Today is the Best Day of My Life
A few weeks ago I was diving with my husband in the seaforest close to our home. The conditions were not ideal for free-diving – pretty big swell, water churned up, minimal visibility and the underwater forest a blur. The stipes bent and buckled, and the light-reaching fronds swirled above.
We went into the water each with just a mask, snorkel and hoodie. Without a weight belt the only way to stay underwater for a while is to hold onto the kelp. I found myself suspended upside down and I just let myself ride back and forth with the surge. The swirling sand in the water, combined with dense effervescent air bubbles, encapsulated me and my surroundings, as a miniaturised scene in a shaken snow globe. I’m sure the marine life sensed my gleeful inner shout as I surrendered completely to the present.
For some perspective, I’m not quite in my golden years, but nevertheless a ’mature’ fifty-plus woman at play. This play seems to come out in all of us when we are in nature, especially when near, or in, the ocean. The cold seawater also has a way of making you super present, super alive, and sometimes super silly. Play is something babies, irrespective of species, innately come into the world with, but somewhere along the way, we human adults forget.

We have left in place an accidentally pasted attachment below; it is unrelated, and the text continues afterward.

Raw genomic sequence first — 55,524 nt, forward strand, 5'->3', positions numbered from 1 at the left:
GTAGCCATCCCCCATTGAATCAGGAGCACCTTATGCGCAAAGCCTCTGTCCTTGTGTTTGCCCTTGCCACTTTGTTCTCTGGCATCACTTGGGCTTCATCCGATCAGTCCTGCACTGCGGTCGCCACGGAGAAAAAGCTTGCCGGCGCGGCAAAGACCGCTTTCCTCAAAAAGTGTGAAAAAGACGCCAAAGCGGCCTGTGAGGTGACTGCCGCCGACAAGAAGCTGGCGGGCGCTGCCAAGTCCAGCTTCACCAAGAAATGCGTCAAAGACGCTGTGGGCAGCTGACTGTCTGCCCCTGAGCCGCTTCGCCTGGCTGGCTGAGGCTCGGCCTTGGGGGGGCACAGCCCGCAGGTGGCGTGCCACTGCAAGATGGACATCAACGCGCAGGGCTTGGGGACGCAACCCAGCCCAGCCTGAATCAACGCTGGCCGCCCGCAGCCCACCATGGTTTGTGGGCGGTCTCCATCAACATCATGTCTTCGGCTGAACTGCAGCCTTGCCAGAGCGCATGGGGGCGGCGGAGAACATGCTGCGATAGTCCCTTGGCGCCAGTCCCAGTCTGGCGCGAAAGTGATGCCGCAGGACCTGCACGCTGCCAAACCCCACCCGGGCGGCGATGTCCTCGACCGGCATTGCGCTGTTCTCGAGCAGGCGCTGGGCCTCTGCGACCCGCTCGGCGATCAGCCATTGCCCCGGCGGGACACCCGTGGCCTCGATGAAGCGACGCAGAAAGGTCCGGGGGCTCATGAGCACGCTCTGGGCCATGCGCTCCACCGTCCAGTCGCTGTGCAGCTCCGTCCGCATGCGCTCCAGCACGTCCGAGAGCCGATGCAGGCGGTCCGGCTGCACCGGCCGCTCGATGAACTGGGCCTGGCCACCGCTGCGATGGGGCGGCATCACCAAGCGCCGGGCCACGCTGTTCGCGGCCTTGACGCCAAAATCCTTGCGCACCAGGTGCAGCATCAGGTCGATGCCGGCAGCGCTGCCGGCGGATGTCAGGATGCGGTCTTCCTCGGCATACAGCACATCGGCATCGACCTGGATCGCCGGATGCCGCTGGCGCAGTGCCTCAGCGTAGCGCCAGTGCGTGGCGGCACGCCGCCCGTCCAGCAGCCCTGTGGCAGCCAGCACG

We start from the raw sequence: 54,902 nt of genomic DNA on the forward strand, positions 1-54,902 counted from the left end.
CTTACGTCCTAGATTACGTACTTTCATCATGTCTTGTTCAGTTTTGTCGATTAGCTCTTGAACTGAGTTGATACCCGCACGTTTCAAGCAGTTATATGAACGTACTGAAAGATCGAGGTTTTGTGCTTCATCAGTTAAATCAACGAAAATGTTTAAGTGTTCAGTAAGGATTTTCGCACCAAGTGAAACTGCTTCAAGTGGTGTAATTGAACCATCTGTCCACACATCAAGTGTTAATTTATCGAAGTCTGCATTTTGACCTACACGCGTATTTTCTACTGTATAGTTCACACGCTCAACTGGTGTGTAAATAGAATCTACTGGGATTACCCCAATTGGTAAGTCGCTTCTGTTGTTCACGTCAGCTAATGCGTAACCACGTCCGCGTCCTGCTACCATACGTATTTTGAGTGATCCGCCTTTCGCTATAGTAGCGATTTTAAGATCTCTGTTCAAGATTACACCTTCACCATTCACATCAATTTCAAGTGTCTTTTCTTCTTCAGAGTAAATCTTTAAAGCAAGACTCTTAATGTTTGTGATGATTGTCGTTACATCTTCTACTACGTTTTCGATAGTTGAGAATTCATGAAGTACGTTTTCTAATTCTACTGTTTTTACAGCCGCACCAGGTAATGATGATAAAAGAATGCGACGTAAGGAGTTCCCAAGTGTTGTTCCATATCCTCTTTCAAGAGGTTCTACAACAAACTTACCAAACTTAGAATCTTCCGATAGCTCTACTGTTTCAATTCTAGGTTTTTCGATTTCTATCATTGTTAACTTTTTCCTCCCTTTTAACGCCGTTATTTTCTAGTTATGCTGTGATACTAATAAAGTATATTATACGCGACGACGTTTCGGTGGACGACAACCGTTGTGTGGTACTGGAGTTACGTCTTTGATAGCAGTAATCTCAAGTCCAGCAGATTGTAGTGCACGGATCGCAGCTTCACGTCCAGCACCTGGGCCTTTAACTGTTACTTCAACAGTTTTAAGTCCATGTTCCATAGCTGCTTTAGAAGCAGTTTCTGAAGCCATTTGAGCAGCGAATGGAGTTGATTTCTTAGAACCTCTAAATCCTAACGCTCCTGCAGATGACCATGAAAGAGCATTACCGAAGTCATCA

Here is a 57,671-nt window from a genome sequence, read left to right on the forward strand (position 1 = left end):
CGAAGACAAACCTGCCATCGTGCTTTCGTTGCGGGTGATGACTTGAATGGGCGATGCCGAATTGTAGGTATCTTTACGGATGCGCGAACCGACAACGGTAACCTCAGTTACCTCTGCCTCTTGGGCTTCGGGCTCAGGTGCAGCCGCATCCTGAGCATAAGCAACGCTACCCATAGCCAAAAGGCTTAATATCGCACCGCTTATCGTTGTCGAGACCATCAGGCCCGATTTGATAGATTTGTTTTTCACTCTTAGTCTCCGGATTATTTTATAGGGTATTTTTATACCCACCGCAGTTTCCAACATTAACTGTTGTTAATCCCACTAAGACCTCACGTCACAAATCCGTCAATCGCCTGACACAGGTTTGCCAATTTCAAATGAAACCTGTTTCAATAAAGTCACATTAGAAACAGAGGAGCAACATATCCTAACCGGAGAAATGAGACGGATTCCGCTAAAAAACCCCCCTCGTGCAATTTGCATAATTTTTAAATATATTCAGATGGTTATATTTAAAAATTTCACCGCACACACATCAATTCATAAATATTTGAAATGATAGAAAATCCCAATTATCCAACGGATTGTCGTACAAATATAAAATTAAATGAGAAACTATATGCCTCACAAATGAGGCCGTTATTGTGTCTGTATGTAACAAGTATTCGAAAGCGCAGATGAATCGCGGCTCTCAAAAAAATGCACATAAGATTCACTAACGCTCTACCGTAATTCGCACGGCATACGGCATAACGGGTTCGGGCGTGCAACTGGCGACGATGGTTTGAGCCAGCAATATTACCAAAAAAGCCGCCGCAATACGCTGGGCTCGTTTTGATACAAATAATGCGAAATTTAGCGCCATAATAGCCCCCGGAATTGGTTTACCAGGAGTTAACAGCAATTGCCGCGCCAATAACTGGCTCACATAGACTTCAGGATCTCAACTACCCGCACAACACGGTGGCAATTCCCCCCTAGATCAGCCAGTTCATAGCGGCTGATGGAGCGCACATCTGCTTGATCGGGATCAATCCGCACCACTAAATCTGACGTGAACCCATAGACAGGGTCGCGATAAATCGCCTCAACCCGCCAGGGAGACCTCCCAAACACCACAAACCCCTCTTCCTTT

I live in Cape Town, which has many beaches and tidal pools that are increasingly becoming more popular year round. When I first started swimming and free-diving 6 years ago, it was always thrilling, but also quite empirical. I was on a mission to know as many of the animals and plants as I could. I would take photographs, consult marine guidebooks, and often canvass my colleagues in the Sea Change team for further clarity. I took a free-diving course (recommended) and learnt as much of this ‘serious business’ as I could.
I’ll interrupt myself at this stage to add that I find ‘free’ writing extremely difficult. I still can’t quite fathom what possessed me to volunteer at a team meeting to write a story for this month’s newsletter, the focus being on marine protected areas (MPAs) and biodiversity. My knee-jerk reaction was that I wanted to share my joy, in particular, of community, and the appreciation of what I experience when I dive in MPAs. I raised my hand and said “I’ll do it, I’ll write this month’s blog.” When I finally sat down to commit pen to paper, I think the difficulty in communicating my thoughts lay in the simplicity of it all. Just playing. This was the advice given to me when I joined Sea Change as a precursor to any pursuit I would undertake for myself and the organisation – play.
In the last couple of years, I’ve noticed more and more groups of (predominantly) women bathers at the local swimming spots I frequent during the week. It’s usually quite early in the morning, irrespective of the weather or season, where you start to notice the die-hard regulars. These groups can be up to 30 women strong, characterised by mostly unbridled laughter, and sometimes also by their distinct fashion choices.